Friday, 15 January 2021

Home rehab projects typically take months. Lowe’s employees will complete one in weeks.

Surrounded by a sea of new construction, it is easy to see the intrigue associated with rehabbing a house — particularly in an area steeped in history such as Charleston.

Thanks in part to television shows like HGTV’s Fixer Upper and Good Bones, there is a growing interest in the renovation of old, existing, and in some cases dilapidated, properties.

“A big mistake that people make when it comes to a home rehab project is thinking the process is as simple as it looks on TV,” said Travis Mercer, owner of Summerville-based company Heart Pine Homes. “We receive a lot of calls to finish or re-do projects because a DIYer got in over their head.”

Rehabilitating a home is no easy feat and should not be taken lightly. However, with proper planning and preparation, it can be done.

The first step is to start with the end in mind.

“The first question we ask potential clients is how long they plan to stay in the home — is it their forever home or would they like to sell in the next few years?” said Mercer. In some cases, the home may be an investment property.

Before planning out what projects they’d like to complete, a home rehabber should ask himself that same question. The purpose of the property will drive the overall vision. That vision should be used to create a budget and a schedule to serve as a guide throughout the project.

Summerville-resident and self-employed general contractor Trent Fasnacht has more than three decades of experience in the construction industry, but it wasn’t until 2000 when he purchased his first condemned home. He’s been hooked ever since.

In 2016, Fasnacht received an award from the Summerville Preservation Society for the rehabilitation of 308 Simmons Ave. — a project that was featured on the DIY Network television show “American Rehab: Charleston.”

The rehabilitation process for two additional homes in nearby St. George was later documented for a show that aired on the same network titled, “Restoring Charleston.”

The Appleby House had not been lived in for around 50 years, and The Cottage had been vacant for about a decade.

Known as the “Houdini of Homes,” Fasnacht says to think long and hard about how much money and time it will take and be ready to push yourself to hit those targets.

“I suggest doubling both of these critical estimates,” he added. “Renovating a house is an awesome adventure, but unexpected things will always happen. That’s part of the fun.”

One way to limit unexpected issues that may negatively affect your budget or timeline is to outsource the more complicated parts of the project like plumbing, electrical, HVAC or roofing. Request quotes from multiple vendors to make the most of your budget.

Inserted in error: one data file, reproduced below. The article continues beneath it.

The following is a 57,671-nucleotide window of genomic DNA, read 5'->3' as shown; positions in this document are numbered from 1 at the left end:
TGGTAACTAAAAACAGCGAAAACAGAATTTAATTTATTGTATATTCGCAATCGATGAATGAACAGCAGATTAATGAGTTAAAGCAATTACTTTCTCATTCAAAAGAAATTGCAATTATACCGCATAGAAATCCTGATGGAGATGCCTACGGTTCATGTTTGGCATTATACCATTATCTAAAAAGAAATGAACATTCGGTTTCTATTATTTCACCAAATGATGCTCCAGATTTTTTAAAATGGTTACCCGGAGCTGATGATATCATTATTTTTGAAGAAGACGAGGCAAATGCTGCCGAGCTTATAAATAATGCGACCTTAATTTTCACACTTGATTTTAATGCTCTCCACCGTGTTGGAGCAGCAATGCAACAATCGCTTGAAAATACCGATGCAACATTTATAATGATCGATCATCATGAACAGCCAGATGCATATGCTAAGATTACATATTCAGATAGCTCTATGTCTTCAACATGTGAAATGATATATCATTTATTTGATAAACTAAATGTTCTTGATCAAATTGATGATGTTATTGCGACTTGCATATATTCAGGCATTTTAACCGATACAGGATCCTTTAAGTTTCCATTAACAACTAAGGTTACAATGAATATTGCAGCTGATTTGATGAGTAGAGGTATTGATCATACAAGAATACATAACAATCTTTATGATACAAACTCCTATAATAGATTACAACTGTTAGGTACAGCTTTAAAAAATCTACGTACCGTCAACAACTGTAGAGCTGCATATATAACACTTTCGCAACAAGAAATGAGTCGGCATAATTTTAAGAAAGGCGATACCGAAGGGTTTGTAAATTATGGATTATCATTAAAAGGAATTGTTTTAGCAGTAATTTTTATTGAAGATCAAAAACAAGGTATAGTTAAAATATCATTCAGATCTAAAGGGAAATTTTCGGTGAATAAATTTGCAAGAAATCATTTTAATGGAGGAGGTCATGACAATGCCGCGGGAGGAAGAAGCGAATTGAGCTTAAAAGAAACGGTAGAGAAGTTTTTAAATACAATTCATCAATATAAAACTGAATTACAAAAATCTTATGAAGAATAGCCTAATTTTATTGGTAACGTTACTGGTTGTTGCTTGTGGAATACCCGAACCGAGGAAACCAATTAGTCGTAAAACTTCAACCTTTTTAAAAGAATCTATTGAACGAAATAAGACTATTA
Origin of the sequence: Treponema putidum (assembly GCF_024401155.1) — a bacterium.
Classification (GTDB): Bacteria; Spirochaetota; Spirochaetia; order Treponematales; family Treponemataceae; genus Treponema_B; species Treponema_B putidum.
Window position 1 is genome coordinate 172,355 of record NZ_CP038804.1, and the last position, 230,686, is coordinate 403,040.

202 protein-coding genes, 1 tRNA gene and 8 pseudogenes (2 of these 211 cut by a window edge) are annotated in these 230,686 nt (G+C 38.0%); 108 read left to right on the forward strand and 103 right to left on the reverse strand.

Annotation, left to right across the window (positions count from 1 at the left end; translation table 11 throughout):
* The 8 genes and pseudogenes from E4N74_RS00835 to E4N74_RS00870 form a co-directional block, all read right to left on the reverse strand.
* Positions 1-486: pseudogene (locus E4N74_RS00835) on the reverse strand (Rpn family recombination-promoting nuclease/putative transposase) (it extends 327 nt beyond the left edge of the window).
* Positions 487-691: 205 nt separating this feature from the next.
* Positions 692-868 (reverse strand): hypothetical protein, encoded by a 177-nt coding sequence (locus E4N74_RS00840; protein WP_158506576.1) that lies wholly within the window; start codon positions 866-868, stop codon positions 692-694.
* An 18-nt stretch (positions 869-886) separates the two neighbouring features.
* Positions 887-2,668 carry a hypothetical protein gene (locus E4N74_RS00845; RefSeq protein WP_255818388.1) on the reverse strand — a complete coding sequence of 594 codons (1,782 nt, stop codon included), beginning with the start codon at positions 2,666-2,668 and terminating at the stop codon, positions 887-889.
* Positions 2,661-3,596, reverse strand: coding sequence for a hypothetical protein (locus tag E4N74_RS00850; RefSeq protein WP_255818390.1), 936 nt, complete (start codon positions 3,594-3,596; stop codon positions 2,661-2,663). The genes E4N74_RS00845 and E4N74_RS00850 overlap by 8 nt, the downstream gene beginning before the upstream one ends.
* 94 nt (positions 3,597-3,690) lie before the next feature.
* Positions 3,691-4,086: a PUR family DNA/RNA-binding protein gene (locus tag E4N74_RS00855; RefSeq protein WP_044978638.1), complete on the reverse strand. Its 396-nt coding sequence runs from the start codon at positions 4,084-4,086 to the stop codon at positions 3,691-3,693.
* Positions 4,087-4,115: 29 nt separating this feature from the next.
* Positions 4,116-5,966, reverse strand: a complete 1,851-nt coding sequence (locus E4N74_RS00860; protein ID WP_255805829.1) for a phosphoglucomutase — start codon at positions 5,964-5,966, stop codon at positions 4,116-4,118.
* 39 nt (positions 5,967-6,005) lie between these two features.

Whether you take on the entire project yourself, hire professional contractors to execute your vision, or simply call on subject matter experts as needed, the end result will be equally as gratifying.

In his experience, Fasnacht believes taking a do-it-yourself approach, even when it comes to lofty tasks that one may not be experienced in, is not the biggest mistake first-time rehabbers make. Instead, it’s focusing too much on the schedule and inadvertently blowing the budget.

“Time and money are the yin and yang of the project,” he said. “They work together in a give and take way.”

The kitchen and bathrooms should be the key focus of your project whether you are renovating for personal use or flipping for profit. However, for a rehab project to be successful, you will also need to think beyond the four main walls of the home. Garages, outbuildings and exterior landscaping are significant components.

A current example of a large-scale project is the renovation of Benjamin’s Way — a North Charleston transition home for men recovering from drug addictions.

The renovation, which began this month, is part of Lowe’s Heroes program and is funded by Lowe’s Charitable Education Foundation. Each store is allotted $2,500 to select a project based on the needs of the community.

Employees from all eight of the Charleston area Lowe’s stores and the company’s Charleston Delivery Terminal are donating their time and 100 percent of the materials needed to completely renovate this home. Upon completion, the home will house up to 15 residents at a time.

“Benjamin’s Way was chosen because their vision is similar to Lowe’s, both are here to help people love where they live,” said Kim Christie, assistant store manager of Lowe’s in West Ashley.

The project is expected to take seven weeks to complete and includes a complete renovation from windows and doors to exterior siding as well as the interior.

While each home is unique, the average length of time to complete a full-scale rehab ranges from four to eight months. The condensed timeline for the Benjamin Way project is only possible due to the number of skilled laborers.

The true number of participating store associates is hard to predict, as all hours given toward the project are voluntary. Based on interest and past participation in other community service projects, the project team expects to have over 100 associates working an average of eight hours each.

“We hope to turn the home over as move-in ready,” said Christie.

The newly renovated Benjamin’s Way home will be unveiled during a ribbon cutting ceremony later this fall.


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